- Tristane Banon says her life changed after Dominique Strauss-Kahn's arrest
- She does not refer to Strauss-Kahn by name in the book
- She reprints 29 e-mails she received from journalists worldwide
The French writer who accused former International Monetary Fund head Dominique Strauss-Kahn of attempted rape published a book Thursday in which she described how her life changed once Strauss-Kahn was arrested in New York in an unrelated case.
Tristane Banon, 32, never mentions Strauss-Kahn by name in "Le Bal des Hypocrites," or "The Hypocrites' Ball." Instead, she refers to him 15 times as "the baboon man" and "the pig" -- but left little doubt whom she is referring to.
Banon recounted waking up at 3 a.m. on May 15 to news "the baboon man" had been arrested.
"He will no longer harm," she wrote. "He tried to hurt one too many in New York."
Strauss-Kahn was pulled off a Paris-bound plane in May and arrested over accusations he sexually assaulted a maid in a luxury hotel suite in New York. Manhattan prosecutors dropped the charges against him in August amid questions about the credibility of his accuser, Nafissatou Diallo.
Banon filed a criminal complaint in July against Strauss-Kahn alleging attempted rape in a 2003 incident. On Thursday, the Paris prosecutor's office found there was not enough evidence to support the charges, although authorities said Strauss-Kahn admitted "sexual aggression" against her.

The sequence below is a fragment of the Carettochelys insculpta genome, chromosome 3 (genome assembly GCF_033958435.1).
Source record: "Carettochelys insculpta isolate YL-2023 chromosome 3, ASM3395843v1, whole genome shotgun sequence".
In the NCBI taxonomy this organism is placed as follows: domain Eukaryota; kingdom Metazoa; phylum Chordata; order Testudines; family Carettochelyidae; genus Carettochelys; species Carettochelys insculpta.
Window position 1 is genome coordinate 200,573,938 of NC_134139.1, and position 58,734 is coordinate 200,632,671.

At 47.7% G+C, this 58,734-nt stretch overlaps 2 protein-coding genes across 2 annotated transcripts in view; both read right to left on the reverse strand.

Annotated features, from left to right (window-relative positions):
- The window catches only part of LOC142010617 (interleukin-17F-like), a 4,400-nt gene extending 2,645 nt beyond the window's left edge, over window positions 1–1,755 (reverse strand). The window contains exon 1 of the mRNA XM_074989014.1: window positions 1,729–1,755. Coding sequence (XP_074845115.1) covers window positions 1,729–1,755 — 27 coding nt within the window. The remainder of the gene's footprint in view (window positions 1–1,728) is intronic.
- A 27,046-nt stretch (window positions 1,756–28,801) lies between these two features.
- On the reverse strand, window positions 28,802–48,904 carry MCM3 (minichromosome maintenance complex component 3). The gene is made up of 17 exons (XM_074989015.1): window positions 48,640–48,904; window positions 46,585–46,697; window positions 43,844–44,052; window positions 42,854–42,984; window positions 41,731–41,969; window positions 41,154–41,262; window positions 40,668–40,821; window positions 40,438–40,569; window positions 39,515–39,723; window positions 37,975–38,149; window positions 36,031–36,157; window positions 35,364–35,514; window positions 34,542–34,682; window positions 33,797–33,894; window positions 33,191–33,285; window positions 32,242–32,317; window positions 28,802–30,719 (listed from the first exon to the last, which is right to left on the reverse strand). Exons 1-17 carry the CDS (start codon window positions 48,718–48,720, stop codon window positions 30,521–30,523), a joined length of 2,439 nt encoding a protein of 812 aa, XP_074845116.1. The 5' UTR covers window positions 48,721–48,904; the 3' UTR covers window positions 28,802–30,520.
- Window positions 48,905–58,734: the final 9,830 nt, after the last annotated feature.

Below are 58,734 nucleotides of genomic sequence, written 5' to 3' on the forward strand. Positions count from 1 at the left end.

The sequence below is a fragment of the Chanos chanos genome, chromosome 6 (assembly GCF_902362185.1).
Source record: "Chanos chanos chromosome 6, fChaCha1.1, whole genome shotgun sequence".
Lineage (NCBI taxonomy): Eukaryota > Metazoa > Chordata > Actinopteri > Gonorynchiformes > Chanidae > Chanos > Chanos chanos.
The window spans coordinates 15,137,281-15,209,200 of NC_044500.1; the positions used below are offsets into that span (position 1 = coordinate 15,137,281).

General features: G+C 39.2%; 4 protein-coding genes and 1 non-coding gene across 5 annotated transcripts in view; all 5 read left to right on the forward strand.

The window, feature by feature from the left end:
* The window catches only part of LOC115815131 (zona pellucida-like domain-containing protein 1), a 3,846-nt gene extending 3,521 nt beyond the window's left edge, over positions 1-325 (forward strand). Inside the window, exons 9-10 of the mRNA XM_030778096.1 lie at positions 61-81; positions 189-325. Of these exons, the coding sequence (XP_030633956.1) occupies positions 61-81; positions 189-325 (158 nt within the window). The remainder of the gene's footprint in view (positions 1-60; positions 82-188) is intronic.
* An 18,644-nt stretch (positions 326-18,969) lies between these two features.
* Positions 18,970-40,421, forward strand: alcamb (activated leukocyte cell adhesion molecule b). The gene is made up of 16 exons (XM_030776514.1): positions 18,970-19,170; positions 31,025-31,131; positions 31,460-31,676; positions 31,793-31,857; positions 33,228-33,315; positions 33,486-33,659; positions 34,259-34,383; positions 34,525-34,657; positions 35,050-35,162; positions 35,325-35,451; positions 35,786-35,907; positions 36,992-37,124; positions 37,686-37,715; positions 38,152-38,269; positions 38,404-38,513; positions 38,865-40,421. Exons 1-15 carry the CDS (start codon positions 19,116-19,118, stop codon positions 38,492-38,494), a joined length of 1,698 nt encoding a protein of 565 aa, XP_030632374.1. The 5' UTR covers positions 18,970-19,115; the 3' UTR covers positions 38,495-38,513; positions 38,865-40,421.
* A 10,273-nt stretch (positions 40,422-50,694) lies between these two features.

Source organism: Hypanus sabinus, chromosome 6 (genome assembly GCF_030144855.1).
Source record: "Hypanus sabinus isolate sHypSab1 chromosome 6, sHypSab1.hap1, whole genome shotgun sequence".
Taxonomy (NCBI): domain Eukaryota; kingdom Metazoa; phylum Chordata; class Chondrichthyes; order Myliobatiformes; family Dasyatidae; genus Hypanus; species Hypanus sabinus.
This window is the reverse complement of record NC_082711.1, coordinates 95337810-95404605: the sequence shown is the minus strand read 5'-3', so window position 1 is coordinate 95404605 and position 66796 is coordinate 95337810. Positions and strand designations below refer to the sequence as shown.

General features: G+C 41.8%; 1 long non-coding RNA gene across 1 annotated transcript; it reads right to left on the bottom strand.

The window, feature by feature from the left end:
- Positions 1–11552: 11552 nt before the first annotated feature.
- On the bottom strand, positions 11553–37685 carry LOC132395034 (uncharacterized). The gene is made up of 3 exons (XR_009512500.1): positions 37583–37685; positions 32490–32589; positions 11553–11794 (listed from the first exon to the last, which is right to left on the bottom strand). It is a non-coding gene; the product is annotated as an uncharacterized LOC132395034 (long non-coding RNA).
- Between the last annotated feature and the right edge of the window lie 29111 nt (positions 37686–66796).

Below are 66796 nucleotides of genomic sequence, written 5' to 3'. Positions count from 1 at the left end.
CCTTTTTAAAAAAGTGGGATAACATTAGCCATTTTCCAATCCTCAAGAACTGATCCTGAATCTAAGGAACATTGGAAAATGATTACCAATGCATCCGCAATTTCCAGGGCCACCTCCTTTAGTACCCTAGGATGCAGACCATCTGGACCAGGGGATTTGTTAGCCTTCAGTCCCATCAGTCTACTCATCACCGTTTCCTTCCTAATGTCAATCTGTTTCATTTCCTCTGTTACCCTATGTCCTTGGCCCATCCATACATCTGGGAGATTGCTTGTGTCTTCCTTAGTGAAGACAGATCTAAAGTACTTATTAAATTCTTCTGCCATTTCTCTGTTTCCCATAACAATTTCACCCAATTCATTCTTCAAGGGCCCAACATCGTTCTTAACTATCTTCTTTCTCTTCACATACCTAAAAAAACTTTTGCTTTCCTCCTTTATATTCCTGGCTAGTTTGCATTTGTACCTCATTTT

In her 120-page book, Banon recounts the media frenzy that followed Strauss-Kahn's arrest and how quickly she became hounded by journalists, old acquaintances and random people on Facebook.
Only a few names are used in the book -- Banon's dog, lawyer and two friends. However, it is not hard to identify the left-wing politicians she heavily criticizes for not speaking out on her behalf.
"Can someone lose a heart like they lose kilos?" Banon writes in a clear reference to Francois Hollande, the new favorite to be the Socialist presidential candidate in 2012. Hollande lost a considerable amount of weight in 2010.
In the book, Banon describes in detail the media frenzy that surrounded her at the time, writing of endless phone calls and text messages from journalists around the world. She publishes 29 e-mails in the book she received from French and foreign journalists requesting an interview.
The book touches on Banon's reasons for taking her time to decide whether or not to press charges against Strauss-Kahn in the 2003 incident. Banon was criticized in the French press for hesitating on this point and for never speaking to the press.
Banon wrote that she was not going to be pressured into making a decision.
"I don't want a jury made up of the media to decide for me, I don't want them to drag me into vengeance. So I keep quiet, I remain silent when really I want to scream, to yell, to break my television, to eat the newspaper, destroy my radio," she wrote.